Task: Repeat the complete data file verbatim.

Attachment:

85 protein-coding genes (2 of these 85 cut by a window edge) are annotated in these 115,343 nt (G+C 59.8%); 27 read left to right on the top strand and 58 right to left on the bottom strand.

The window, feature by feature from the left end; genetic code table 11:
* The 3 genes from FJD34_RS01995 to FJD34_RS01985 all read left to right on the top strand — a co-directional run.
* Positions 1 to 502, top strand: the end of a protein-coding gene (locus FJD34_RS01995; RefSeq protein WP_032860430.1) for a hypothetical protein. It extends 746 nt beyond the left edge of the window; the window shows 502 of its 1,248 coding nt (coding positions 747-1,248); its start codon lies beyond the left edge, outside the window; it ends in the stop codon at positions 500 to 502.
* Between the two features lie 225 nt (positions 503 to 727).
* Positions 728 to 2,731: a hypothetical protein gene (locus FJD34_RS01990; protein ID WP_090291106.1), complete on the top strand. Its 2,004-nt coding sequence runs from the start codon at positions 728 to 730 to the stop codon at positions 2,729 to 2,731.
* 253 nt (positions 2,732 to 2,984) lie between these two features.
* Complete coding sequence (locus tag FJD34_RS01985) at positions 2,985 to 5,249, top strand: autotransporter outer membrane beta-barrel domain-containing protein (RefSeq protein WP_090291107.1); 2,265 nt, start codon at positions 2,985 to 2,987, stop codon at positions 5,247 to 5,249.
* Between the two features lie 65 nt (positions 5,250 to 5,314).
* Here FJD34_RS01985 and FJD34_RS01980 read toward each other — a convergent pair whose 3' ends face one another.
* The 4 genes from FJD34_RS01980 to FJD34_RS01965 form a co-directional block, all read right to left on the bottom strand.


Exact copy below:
85 protein-coding genes (2 of these 85 cut by a window edge) are annotated in these 115,343 nt (G+C 59.8%); 27 read left to right on the top strand and 58 right to left on the bottom strand.

The window, feature by feature from the left end; genetic code table 11:
* The 3 genes from FJD34_RS01995 to FJD34_RS01985 all read left to right on the top strand — a co-directional run.
* Positions 1 to 502, top strand: the end of a protein-coding gene (locus FJD34_RS01995; RefSeq protein WP_032860430.1) for a hypothetical protein. It extends 746 nt beyond the left edge of the window; the window shows 502 of its 1,248 coding nt (coding positions 747-1,248); its start codon lies beyond the left edge, outside the window; it ends in the stop codon at positions 500 to 502.
* Between the two features lie 225 nt (positions 503 to 727).
* Positions 728 to 2,731: a hypothetical protein gene (locus FJD34_RS01990; protein ID WP_090291106.1), complete on the top strand. Its 2,004-nt coding sequence runs from the start codon at positions 728 to 730 to the stop codon at positions 2,729 to 2,731.
* 253 nt (positions 2,732 to 2,984) lie between these two features.
* Complete coding sequence (locus tag FJD34_RS01985) at positions 2,985 to 5,249, top strand: autotransporter outer membrane beta-barrel domain-containing protein (RefSeq protein WP_090291107.1); 2,265 nt, start codon at positions 2,985 to 2,987, stop codon at positions 5,247 to 5,249.
* Between the two features lie 65 nt (positions 5,250 to 5,314).
* Here FJD34_RS01985 and FJD34_RS01980 read toward each other — a convergent pair whose 3' ends face one another.
* The 4 genes from FJD34_RS01980 to FJD34_RS01965 form a co-directional block, all read right to left on the bottom strand.